This cute little sculpture sits outside the Welcome Centre at Humber College, South Campus. It is in honour of the residents who lived in the buildings when they were part of the Lakeshore Psychiatric Hospital.
When the hospital opened in the late 1800s, it was considered a progressive institution; patients actively tended the grounds, worked on an on-site farm and assisted in operating the facility. The apple orchard that lines the path to the A and B buildings is lasting evidence of the patients’ work.
The hospital closed in 1979 and when Humber College signed a 99 year lease they agreed to preserve the grounds and the buildings. The old buildings were restored to their original beauty and turned into classrooms and administrative offices.
…last Tuesday, Brendan, Sevin and I decided to go to the AGO
When I booked the tickets I knew that Tuesday would be the last day before another lockdown here in Ontario. Frankly I was quite surprised at how many people had the same idea, especially since it was a Tuesday and many people were back to work, mostly remotely, but none the less there was a bit of a line-up to get in even with timed tickets.
I really wanted to see Picasso’s Blue Period but Sevin was not really into this show so we walked through quickly. Hopefully I can go back when the lockdown is lifted.
One of my favourite areas of the AGO is the Galleria Italia with its floor to ceiling windows and beautiful wooden arched beams. I thought Sevin would enjoy this more and of course she found a seat to sit in right away. Since COVID the cafe in the galleria is closed and the tables have been removed. In its place a number of bronze sculptures are prominently displayed.
On our recent trip to Niagara-on-the-Lake we stopped in at 13th Street Winery to sample some wine and enjoy the art gallery there. Even though the temperatures were chilly, there were fires pits going and people were sitting around them in comfy chairs to sample the wares of this winery. There’s a bakery attached that has the region’s best butter tarts. We wimped out and sampled our wine indoors.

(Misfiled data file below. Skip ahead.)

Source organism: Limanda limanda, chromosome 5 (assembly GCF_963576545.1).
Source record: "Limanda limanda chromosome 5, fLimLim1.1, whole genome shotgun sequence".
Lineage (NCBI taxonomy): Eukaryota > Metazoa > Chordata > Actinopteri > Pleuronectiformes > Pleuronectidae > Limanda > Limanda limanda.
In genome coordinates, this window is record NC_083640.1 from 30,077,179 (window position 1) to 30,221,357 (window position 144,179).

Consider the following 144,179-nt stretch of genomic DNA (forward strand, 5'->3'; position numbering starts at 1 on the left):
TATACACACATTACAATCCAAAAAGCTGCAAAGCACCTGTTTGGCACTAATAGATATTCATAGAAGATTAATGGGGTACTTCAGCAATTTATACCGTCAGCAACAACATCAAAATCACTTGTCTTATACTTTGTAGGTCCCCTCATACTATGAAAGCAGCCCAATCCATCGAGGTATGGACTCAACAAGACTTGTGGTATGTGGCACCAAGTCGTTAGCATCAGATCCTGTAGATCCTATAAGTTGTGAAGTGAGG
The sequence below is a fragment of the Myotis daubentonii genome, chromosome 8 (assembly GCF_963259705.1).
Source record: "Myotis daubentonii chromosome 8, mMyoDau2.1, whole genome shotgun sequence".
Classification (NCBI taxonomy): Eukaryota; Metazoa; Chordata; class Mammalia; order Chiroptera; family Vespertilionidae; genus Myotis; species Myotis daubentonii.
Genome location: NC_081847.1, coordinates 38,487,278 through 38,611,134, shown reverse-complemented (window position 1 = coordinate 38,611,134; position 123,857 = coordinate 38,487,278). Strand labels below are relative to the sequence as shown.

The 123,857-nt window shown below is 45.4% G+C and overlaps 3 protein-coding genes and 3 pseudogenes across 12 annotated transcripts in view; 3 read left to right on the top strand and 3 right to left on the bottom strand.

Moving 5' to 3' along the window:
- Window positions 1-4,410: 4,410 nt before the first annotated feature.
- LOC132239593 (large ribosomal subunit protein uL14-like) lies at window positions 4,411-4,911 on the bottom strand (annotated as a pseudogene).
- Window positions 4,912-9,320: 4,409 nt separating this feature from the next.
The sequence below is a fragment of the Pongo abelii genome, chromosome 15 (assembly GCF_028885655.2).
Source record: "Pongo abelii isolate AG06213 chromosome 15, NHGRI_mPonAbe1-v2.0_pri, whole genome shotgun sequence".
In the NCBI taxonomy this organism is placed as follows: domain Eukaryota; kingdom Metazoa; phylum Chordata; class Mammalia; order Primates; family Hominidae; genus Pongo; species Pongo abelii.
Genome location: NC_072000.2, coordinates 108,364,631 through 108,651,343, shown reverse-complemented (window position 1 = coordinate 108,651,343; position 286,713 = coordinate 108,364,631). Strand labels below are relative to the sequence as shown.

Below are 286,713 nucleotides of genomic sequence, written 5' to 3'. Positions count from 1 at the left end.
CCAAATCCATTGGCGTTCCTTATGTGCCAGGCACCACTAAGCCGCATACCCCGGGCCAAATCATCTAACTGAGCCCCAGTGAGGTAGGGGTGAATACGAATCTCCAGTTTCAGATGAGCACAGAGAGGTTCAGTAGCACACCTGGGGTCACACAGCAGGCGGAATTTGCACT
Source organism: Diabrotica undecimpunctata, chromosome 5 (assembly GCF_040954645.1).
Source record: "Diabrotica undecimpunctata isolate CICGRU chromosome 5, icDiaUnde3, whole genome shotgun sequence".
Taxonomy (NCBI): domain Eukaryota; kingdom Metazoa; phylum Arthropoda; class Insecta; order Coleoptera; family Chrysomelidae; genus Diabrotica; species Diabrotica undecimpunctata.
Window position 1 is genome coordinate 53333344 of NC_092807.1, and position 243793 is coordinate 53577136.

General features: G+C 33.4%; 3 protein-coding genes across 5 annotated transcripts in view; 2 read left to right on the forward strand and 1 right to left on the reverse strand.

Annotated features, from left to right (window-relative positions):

After purchasing wine for Christmas and putting together a gift box of wine and goodies for a very special couple we headed over to the art gallery. On our way we passed several beautiful and interesting sculptures.
….sculptures from the Sculpture Garden at the McMichael Gallery
Andrea petting the ears of this wolf sculpture.
Mary Anne Barkhouse (born 1961) and Michael Belmore (born 1971), lichen, 1998 In this work, the artists address issues of nature versus culture. The role of wolves in this setting is symbolic. They are positioned like silent sentinels.
The following sculptures are all part of the Sculpture Garden which was established in 2011. The nine sculptures, donated by well known Canadian artist Ivan Eyre, is part of the McMichael’s permanent collection. Eyre is perhaps best known for his large landscapes and mythological paintings.
….behind city hall, a most unusual spot for such a dignified politician
Finding places to sit down when you’re in downtown Toronto can still be a little difficult even after things have opened up a bit more. There’s also a ton of construction going on and lots of areas are fenced off. Yesterday, my daughter and I found ourselves smack in the middle of town and we were looking for a place to drink our coffee while we waited for a take-out meal to be prepared.
Andrea knew that behind city hall there were some benches where we could sit for twenty minutes while we waited for our lunch. To my surprise we came across a huge statue of Winston Churchill.
As you can see, there is a lot of construction going on in the street next to the statue.
Outside Creelman Hall at the University of Guelph. The university was originally an agricultural school and to this day it still offers courses in farming and animal husbandry. This metal sculpture of a tractor with a farmer in the driver’s seat is new to me and my husband. I studied Family Studies here and met Kevin some 48 years ago through a friend who lived next door to me.
Today was another beautiful day in Toronto; sunny and warm (for March) and the paths and roads were dry and clear of ice and snow. I was in search of the red tail hawk that I saw last week but I saw no signs of him. Instead I spent the two hours taking photos of trees, squirrels, broken bits of picnic tables, stadium lights, fences and birds. On my travels throughout the park I came across some lovely sculptures a statue and a memorial stone cross.